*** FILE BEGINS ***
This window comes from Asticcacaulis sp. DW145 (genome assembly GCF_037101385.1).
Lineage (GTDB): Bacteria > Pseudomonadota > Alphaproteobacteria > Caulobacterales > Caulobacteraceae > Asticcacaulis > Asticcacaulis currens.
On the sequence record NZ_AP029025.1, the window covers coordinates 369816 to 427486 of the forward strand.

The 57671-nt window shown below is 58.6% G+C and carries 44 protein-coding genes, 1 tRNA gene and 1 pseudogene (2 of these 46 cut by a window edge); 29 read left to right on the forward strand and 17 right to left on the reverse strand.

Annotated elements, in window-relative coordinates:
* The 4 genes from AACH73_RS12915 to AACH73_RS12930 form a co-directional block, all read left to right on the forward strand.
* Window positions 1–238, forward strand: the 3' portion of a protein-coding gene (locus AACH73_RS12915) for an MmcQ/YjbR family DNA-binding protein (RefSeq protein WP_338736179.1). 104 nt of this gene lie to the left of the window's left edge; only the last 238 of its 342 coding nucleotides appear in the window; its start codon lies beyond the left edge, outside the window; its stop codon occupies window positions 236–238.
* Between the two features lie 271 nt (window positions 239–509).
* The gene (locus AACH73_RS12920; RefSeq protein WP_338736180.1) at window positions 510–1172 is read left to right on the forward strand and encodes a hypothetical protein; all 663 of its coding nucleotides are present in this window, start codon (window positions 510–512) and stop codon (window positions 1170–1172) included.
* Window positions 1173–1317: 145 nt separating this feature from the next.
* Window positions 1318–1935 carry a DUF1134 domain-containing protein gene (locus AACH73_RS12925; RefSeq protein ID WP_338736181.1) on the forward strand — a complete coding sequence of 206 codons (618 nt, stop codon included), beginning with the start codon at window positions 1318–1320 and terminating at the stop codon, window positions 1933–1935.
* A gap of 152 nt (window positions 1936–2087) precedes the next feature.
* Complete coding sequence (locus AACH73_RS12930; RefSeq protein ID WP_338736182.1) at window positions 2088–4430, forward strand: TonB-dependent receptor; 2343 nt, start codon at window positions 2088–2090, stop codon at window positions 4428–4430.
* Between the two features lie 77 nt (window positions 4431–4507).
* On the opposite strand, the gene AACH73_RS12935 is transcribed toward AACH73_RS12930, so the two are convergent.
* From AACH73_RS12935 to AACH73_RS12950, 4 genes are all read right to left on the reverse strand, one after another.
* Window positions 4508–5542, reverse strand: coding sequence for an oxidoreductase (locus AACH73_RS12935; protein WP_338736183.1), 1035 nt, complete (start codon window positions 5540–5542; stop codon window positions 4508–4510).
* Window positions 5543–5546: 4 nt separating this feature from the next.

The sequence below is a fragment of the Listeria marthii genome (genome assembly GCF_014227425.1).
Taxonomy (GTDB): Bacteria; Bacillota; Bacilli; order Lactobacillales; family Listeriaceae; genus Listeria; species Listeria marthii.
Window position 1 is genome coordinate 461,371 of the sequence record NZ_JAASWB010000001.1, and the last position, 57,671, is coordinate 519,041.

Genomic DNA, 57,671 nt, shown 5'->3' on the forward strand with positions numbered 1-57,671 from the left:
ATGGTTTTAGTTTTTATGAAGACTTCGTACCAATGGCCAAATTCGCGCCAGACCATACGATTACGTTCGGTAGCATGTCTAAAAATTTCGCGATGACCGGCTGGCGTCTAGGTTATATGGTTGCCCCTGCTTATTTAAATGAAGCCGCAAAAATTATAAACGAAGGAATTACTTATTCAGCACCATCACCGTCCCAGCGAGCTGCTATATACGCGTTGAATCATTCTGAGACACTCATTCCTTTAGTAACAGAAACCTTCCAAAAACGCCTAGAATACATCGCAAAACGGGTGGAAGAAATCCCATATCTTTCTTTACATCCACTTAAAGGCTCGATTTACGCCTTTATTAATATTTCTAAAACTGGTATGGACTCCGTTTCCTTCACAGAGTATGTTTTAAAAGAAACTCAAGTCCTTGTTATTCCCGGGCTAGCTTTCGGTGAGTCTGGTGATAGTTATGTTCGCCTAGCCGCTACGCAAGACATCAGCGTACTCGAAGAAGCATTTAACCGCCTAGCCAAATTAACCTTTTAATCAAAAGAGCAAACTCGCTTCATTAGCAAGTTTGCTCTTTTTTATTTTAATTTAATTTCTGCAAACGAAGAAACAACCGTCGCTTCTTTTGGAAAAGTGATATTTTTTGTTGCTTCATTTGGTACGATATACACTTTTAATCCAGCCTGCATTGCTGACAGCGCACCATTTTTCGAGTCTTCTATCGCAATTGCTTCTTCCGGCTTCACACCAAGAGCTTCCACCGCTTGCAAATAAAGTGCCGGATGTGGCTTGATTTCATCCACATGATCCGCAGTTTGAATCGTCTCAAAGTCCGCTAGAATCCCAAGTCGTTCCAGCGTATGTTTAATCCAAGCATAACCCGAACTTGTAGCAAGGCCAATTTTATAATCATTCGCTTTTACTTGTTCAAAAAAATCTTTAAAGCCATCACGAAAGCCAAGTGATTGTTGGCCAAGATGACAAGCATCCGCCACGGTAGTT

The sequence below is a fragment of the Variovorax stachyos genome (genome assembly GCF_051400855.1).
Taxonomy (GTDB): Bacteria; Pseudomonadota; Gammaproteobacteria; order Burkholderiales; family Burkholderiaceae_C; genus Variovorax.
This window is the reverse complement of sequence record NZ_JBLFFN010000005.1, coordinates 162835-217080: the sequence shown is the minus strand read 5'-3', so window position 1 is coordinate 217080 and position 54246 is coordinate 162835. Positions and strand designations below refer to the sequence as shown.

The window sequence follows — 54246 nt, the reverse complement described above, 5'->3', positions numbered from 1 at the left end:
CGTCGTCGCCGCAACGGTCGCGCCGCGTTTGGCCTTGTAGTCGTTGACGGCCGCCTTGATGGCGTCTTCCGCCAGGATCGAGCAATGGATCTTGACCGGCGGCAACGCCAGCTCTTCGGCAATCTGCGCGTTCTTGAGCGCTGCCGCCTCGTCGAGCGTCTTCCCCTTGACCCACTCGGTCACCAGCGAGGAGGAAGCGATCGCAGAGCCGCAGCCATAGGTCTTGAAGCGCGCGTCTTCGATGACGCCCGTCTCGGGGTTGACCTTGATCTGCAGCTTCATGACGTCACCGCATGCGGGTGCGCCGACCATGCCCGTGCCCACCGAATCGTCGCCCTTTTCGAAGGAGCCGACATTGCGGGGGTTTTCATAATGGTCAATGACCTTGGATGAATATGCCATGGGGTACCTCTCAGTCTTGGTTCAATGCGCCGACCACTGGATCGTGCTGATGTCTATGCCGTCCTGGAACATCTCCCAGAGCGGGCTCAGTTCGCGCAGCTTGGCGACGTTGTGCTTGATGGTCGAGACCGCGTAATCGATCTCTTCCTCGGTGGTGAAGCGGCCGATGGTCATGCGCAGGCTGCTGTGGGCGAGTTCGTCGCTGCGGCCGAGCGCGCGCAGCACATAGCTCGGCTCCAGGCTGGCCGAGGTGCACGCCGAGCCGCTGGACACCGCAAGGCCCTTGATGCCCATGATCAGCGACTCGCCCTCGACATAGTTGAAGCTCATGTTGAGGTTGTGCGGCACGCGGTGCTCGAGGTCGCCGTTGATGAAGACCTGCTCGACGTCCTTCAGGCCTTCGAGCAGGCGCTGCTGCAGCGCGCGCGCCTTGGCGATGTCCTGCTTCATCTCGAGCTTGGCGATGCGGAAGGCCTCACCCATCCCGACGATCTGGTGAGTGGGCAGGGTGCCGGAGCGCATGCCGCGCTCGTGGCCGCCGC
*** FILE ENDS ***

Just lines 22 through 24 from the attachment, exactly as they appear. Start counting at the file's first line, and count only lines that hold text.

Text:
Genomic DNA, 57,671 nt, shown 5'->3' on the forward strand with positions numbered 1-57,671 from the left:
ATGGTTTTAGTTTTTATGAAGACTTCGTACCAATGGCCAAATTCGCGCCAGACCATACGATTACGTTCGGTAGCATGTCTAAAAATTTCGCGATGACCGGCTGGCGTCTAGGTTATATGGTTGCCCCTGCTTATTTAAATGAAGCCGCAAAAATTATAAACGAAGGAATTACTTATTCAGCACCATCACCGTCCCAGCGAGCTGCTATATACGCGTTGAATCATTCTGAGACACTCATTCCTTTAGTAACAGAAACCTTCCAAAAACGCCTAGAATACATCGCAAAACGGGTGGAAGAAATCCCATATCTTTCTTTACATCCACTTAAAGGCTCGATTTACGCCTTTATTAATATTTCTAAAACTGGTATGGACTCCGTTTCCTTCACAGAGTATGTTTTAAAAGAAACTCAAGTCCTTGTTATTCCCGGGCTAGCTTTCGGTGAGTCTGGTGATAGTTATGTTCGCCTAGCCGCTACGCAAGACATCAGCGTACTCGAAGAAGCATTTAACCGCCTAGCCAAATTAACCTTTTAATCAAAAGAGCAAACTCGCTTCATTAGCAAGTTTGCTCTTTTTTATTTTAATTTAATTTCTGCAAACGAAGAAACAACCGTCGCTTCTTTTGGAAAAGTGATATTTTTTGTTGCTTCATTTGGTACGATATACACTTTTAATCCAGCCTGCATTGCTGACAGCGCACCATTTTTCGAGTCTTCTATCGCAATTGCTTCTTCCGGCTTCACACCAAGAGCTTCCACCGCTTGCAAATAAAGTGCCGGATGTGGCTTGATTTCATCCACATGATCCGCAGTTTGAATCGTCTCAAAGTCCGCTAGAATCCCAAGTCGTTCCAGCGTATGTTTAATCCAAGCATAACCCGAACTTGTAGCAAGGCCAATTTTATAATCATTCGCTTTTACTTGTTCAAAAAAATCTTTAAAGCCATCACGAAAGCCAAGTGATTGTTGGCCAAGATGACAAGCATCCGCCACGGTAGTT

The sequence below is a fragment of the Variovorax stachyos genome (genome assembly GCF_051400855.1).